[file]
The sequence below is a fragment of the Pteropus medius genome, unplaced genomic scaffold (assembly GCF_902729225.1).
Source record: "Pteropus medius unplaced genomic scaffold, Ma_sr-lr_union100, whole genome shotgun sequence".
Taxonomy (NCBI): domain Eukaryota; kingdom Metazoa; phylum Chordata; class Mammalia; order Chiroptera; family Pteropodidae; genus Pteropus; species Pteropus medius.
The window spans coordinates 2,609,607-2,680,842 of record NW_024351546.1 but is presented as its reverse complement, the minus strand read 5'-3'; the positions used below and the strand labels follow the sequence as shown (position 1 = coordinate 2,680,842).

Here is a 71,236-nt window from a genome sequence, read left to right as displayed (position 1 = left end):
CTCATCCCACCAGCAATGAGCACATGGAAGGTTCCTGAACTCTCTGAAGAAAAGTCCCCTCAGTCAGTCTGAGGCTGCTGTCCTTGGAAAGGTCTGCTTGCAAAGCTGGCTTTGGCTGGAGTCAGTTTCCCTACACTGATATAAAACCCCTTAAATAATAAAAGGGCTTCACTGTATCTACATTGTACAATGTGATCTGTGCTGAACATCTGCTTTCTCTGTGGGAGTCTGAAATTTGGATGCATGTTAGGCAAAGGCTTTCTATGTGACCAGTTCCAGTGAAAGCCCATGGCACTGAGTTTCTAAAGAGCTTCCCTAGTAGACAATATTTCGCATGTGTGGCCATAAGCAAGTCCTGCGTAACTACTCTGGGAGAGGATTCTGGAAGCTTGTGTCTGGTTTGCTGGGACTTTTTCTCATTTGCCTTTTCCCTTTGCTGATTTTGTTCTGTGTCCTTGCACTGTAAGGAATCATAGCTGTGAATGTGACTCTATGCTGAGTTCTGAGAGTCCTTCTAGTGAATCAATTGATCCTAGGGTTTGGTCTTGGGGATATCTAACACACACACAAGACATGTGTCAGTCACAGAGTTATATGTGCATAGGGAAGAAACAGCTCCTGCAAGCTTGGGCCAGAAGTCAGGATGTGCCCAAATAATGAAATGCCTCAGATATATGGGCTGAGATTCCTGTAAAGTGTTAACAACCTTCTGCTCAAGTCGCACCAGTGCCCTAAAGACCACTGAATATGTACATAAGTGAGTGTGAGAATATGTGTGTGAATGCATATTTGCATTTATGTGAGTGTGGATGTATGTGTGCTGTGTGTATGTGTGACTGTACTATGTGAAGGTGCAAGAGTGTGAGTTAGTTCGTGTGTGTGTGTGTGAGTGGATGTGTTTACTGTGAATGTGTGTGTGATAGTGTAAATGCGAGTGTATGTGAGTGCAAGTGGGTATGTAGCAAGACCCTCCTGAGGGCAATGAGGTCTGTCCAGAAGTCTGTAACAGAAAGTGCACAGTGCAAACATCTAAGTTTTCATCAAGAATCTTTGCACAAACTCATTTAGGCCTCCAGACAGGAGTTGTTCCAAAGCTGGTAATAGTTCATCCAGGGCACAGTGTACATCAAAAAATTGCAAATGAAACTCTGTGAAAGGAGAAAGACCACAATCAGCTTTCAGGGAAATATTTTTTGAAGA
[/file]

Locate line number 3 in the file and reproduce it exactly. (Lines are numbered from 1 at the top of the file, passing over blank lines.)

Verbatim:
Taxonomy (NCBI): domain Eukaryota; kingdom Metazoa; phylum Chordata; class Mammalia; order Chiroptera; family Pteropodidae; genus Pteropus; species Pteropus medius.